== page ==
Chinese Historic Sites in BC

Chinese immigrants to British Columbia have contributed to the development of the province since 1788. Heritage BC has compiled a map of more than 40 Chinese historic sites—downtown Chinatowns, as well as other lesser-known histories and memorials scattered throughout BC. Here are a few, and for the full list check out this Heritage BC map.

Quesnel Forks

Located 60 km (37.5 mi) southeast of the city of Quesnel, the town of Quesnel Forks sprang into being because of the Cariboo Gold Rush. It was founded in 1859 and by the 1870s it had become the third-largest Chinese community in the province. It’s a ghost town now, little more than restored pioneer buildings and cemetery.

Heritage building, Quesnel Forks ghost town. Photo: @magnell_photography via Instagram

Commando Bay

On Okanagan Lake between Kelowna and Penticton, Commando Bay is located in the 11,000 ha (27,000 ac) of Okanagan Mountain Provincial Park. Although there is little to indicate its historical significance, in 1944-45 it was the site of guerrilla warfare training for a group of Chinese-Canadians who became known as Force 136. Commando Bay now offers wilderness camping and is accessible only by foot, horseback, bicycle or by boat.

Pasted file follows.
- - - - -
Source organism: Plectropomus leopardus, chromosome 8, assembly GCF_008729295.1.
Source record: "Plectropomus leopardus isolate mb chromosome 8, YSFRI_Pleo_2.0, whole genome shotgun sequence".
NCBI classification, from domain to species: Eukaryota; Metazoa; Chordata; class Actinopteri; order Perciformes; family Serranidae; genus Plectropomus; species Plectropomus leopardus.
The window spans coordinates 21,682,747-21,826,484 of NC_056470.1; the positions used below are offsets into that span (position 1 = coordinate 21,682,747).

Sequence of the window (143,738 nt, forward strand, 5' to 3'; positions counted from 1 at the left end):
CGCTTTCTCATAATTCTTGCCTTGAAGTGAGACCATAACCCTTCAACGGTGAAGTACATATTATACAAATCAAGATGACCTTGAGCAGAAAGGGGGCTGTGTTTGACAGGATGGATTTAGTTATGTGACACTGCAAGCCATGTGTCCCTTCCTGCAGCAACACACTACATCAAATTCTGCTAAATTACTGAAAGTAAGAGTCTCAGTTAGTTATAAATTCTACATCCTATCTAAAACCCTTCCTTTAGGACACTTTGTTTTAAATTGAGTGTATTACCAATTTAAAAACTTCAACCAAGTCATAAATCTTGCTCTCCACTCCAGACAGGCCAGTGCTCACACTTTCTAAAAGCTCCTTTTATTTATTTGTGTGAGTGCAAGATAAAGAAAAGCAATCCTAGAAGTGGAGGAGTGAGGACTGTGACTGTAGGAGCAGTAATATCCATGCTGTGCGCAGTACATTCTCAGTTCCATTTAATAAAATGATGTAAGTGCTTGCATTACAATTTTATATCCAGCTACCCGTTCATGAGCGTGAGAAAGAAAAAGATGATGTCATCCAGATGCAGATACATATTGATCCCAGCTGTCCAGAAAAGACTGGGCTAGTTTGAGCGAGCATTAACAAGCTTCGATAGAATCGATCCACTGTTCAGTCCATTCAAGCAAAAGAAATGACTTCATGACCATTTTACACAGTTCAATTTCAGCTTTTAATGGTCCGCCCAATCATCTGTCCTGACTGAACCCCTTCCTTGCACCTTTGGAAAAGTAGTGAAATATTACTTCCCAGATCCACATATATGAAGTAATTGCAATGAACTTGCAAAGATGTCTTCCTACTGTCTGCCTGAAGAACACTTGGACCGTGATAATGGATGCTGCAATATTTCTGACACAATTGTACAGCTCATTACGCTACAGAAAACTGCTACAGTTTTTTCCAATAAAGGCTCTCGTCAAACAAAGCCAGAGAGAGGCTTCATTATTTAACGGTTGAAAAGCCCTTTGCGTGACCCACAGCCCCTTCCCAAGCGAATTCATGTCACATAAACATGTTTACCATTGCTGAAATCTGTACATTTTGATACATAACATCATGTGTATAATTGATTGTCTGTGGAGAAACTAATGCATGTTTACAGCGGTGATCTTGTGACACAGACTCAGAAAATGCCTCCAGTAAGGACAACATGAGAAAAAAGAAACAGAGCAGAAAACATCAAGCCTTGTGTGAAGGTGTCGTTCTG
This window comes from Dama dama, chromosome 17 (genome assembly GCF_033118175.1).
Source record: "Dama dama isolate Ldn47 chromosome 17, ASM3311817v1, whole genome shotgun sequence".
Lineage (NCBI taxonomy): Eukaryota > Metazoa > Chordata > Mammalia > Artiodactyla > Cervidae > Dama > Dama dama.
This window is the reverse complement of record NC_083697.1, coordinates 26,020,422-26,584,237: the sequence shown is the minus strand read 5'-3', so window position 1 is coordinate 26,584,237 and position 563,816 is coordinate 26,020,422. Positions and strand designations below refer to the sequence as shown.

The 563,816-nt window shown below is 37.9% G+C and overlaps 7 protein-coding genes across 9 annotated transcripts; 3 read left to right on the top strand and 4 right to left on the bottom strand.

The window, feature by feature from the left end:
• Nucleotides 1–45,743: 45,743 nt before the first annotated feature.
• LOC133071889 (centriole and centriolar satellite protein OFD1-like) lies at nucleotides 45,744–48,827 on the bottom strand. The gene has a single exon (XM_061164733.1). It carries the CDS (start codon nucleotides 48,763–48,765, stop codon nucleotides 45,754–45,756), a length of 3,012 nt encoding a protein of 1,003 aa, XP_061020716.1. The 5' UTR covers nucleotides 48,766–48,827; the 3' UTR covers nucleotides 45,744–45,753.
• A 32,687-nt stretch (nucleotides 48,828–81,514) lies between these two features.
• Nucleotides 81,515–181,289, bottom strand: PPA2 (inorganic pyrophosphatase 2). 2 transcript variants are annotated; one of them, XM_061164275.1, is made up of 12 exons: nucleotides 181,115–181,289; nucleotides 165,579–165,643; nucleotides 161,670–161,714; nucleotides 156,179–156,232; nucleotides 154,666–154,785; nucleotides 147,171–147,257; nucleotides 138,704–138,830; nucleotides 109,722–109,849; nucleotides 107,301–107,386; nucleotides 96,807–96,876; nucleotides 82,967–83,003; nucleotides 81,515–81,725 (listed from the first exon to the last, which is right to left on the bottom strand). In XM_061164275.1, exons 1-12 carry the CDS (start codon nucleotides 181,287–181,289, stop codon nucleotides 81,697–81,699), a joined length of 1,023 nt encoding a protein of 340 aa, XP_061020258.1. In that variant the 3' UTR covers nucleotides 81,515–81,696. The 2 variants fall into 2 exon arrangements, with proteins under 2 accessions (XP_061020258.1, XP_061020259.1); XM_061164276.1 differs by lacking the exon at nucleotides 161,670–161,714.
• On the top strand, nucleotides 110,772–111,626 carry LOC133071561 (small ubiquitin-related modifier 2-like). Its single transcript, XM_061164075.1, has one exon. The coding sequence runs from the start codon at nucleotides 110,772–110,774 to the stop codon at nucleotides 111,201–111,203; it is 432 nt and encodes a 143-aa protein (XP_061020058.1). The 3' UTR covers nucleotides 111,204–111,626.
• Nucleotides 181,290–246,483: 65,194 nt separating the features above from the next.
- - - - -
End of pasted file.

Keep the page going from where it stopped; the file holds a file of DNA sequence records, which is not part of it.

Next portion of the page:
Britannia Shipyards National Historic Site

Built as a cannery in Richmond in the late 1880s, Britannia features a 185-sq-m (2,000-sq-ft) barn-like structure that served as a bunkhouse for Chinese Canadian workers. The last surviving Chinese bunkhouse on the west coast, it housed up to 100 people. The original atmosphere has been recreated, and the upstairs floor features exhibits depicting the lives and plight of the Chinese workers.

Britannia Shipyards main house. Richmond, BC. Photo: @joaange via Instagram

Vancouver’s Chinatown

By 1890 there were more than 1,000 Chinese residents in the downtown enclave. A vibrant community today, Vancouver’s Chinatown offers up abundant historical richness. The Century’s Winds of Change mural at 11 West Pender depicts Chinese history in the city since 1858. And the beautiful Dr. Sun Yat-Sen Classical Chinese Garden is a must-see. The garden is the first Ming Dynasty Scholars Garden built outside of China. It offers various perspectives on culture, architecture and horticulture during the Ming Dynasty.

Sun Yat-Sen garden, a tranquil oasis in Vancouver’s Chinatown. Photo: @TammyGagne via Instagram

Victoria’s Chinatown

Victoria’s historic Chinatown encompasses three downtown blocks in BC’s capital city. Early in the 20th century, the area—featuring hidden courtyards, flared temple-style roofs and the intriguing Fan Tan Alley—was the largest centre of Chinese population in Canada.

The narrowest street in Canada? Fan Tan Alley in Victoria. Photo: Reuben Krabbe

Cumberland Chinatown and Chinese Cemetery